Royal Commission report day 47 page 5

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The Royal Commission evidence for 31/8/1881

(full text transcription)

(see also introduction to day 47)

F. C. Standish giving evidence

16035 I have a letter here from Mr. Wallace, dated August 29th 1881, in which he gives his version of the interview, and refers to other matters.—[The letter was read to the witness].—Is that a correct statement?— Yes. I think I have made a mistake. I think that the communication that Byrne would not consent was made in writing, but I am not quite certain.

16036 As to the other statements in that letter, so far as you are concerned, are they true?— They are almost true. There are some few things that are not exactly correct. On the whole they are true.

16037 Now you say you paid some small sums?— Yes, not to any large amount.

16038 You were there up till when?— The end of June; but my disbursements for secret-service money were very small.

16039 There is an account here mentioned for 156 days. That would be the whole time you were there. The precise amount is £473 19s?— Yes.

16040 In your evidence (question No. 43) I find something on which I think the Commission will certainly require some information. I find that you are just as lavish in your praise of Mr. Hare as you were in blame of Mr. Nicolson : “I need not say I was most ably seconded by Mr. Hare , who not only never spared himself in any kind of way, but was most indefatigable in the pursuit of the outlaws. Not only was he most active and energetic, but he was so popular with the men under him that they would have done anything in the world for him. In fact, he treated the men under him like friends, not like dogs.” The Commission will require an explanation of that?— An explanation of what?

16041 As to one man “treating them like men” and another “like dogs.” You held a very responsible position, and a statement like that ought not to go to the public without full justification?— I do not want to say anything against Mr. Nicolson, but if you insist upon my speaking I must do so. Shortly after Mr. Nicolson took charge, on the occasion of my first visit to Benalla, I went to the office the following morning and had a long talk with him, and then we went to the stables, where all the horses were in rather a rough state, and I said, “I want to see this horse out” and said to a constable “Lead him out,” and it seemed that Mr. Nicolson had given orders that everybody taking a horse out of the stable was to stand in front of him and hold him with both hands. The language that Mr. Nicolson used to that man for not doing that was really positively disgraceful.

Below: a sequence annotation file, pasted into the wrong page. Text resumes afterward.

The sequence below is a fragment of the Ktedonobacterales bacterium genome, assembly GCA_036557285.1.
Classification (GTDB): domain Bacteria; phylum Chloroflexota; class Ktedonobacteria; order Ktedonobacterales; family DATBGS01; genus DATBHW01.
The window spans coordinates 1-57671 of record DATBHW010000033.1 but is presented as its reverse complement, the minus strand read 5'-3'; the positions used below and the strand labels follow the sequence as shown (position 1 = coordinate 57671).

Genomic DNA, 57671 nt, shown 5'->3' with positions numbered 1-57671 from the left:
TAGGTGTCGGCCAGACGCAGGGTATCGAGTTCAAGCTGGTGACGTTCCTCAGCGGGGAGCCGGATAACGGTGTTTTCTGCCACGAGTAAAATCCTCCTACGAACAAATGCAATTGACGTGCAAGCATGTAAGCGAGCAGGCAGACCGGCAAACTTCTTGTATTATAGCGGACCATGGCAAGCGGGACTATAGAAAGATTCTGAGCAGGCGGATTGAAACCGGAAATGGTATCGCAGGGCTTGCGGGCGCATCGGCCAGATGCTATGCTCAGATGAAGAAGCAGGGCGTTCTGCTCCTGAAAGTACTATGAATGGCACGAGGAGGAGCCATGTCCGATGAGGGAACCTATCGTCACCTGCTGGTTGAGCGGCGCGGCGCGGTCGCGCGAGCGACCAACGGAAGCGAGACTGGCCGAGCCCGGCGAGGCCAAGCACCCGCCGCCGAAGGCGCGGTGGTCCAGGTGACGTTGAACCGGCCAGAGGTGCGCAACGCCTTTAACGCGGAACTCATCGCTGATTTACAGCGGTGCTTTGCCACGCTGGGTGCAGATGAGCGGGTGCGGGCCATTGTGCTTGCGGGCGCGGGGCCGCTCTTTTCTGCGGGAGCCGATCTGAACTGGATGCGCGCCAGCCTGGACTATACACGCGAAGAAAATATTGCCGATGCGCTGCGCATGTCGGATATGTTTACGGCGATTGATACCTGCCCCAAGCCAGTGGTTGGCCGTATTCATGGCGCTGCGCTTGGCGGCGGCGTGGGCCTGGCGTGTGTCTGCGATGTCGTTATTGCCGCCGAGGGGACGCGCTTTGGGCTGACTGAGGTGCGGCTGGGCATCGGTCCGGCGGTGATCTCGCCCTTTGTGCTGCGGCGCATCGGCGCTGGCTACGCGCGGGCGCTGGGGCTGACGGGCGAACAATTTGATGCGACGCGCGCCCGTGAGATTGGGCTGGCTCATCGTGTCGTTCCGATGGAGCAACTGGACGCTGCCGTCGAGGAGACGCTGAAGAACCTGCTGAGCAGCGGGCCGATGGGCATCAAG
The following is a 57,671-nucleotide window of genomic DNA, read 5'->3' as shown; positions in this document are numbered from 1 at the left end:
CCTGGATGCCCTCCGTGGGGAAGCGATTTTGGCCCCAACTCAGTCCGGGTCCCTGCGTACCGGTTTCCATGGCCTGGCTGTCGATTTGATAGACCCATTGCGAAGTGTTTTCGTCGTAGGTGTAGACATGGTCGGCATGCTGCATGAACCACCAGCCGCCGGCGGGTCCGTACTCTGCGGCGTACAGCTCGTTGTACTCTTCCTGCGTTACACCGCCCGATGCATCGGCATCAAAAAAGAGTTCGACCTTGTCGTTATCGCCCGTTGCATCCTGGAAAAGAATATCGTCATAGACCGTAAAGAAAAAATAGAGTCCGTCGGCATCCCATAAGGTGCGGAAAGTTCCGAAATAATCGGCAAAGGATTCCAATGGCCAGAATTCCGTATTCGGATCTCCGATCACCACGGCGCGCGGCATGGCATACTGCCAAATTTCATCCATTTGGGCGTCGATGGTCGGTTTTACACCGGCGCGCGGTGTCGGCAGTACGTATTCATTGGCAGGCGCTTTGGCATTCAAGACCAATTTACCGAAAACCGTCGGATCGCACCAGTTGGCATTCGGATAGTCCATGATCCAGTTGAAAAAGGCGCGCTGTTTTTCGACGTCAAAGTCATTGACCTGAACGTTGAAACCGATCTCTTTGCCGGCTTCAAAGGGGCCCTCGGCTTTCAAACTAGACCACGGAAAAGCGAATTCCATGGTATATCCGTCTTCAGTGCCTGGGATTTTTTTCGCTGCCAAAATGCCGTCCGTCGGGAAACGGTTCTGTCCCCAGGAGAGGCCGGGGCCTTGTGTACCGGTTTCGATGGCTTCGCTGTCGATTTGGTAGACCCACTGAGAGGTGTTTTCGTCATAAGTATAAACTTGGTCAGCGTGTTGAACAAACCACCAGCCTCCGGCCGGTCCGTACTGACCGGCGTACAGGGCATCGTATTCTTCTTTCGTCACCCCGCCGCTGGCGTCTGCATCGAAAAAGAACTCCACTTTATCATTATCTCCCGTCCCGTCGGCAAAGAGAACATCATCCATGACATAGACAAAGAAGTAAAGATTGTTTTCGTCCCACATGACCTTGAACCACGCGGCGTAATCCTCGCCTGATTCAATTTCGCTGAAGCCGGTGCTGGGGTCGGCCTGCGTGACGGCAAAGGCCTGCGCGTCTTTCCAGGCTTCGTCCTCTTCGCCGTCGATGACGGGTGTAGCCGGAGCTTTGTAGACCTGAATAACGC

16042 What were the words?— I cannot remember the words, but it was most violent language.

16043 We have many statements about Mr. Nicolson in this evidence that are very vague, but they convey a very bad impression. We want to get evidence. I need not tell you that the impression left on my mind is that those statements were intended to leave a bad impression?— I assure you that I have uttered nothing but what I meant, and what I stick to and adhere to, and what I believe to be true.

16044 What did Mr. Nicolson say to that man?— I cannot remember the words, but it was the most violent language I ever heard.

16065 Is that the only instance?— There are many instances I could quote, but of things that occurred not in my presence.

16046 Do you remember who the constable was?— No, I forget that. It was one of the mounted constables on duty.

16047 It is very unsatisfactory to put a charge like that on the book?— I shall be glad for that to be erased if you wish.

16048 Was it his general demeanour?— I was very little with him, but I have heard so many things about him in that way that I know they are true.

16049 Where did you hear them?— From members of the force.

16050 Can you name anyone that can give evidence of that?— I should not like to name any man, because it might compromise his position.

16051 We have had evidence from plenty of members of the force, and no man's position would be compromised by giving the name?— I would rather not say anything about the constable. It might possibly do him harm

16052 Did you not consider, when you made that statement, the injury that it would possibly do Mr Nicolson?— A man very often says a thing on the spur of the moment.

16053 This was not said on the spur of the moment?— Where a man has to make a lengthened statement before a Commission and has not had time to prepare.

16054 There is a clear plan running through your evidence, and that plan is to elevate Mr. Hare and depress Mr. Nicolson . I ask any man to read that, and if he does not rise up from the reading of it with that impression I do not understand his mental power?— With all due deference, I stick to what 1 said. I have no occasion to change my opinion.....

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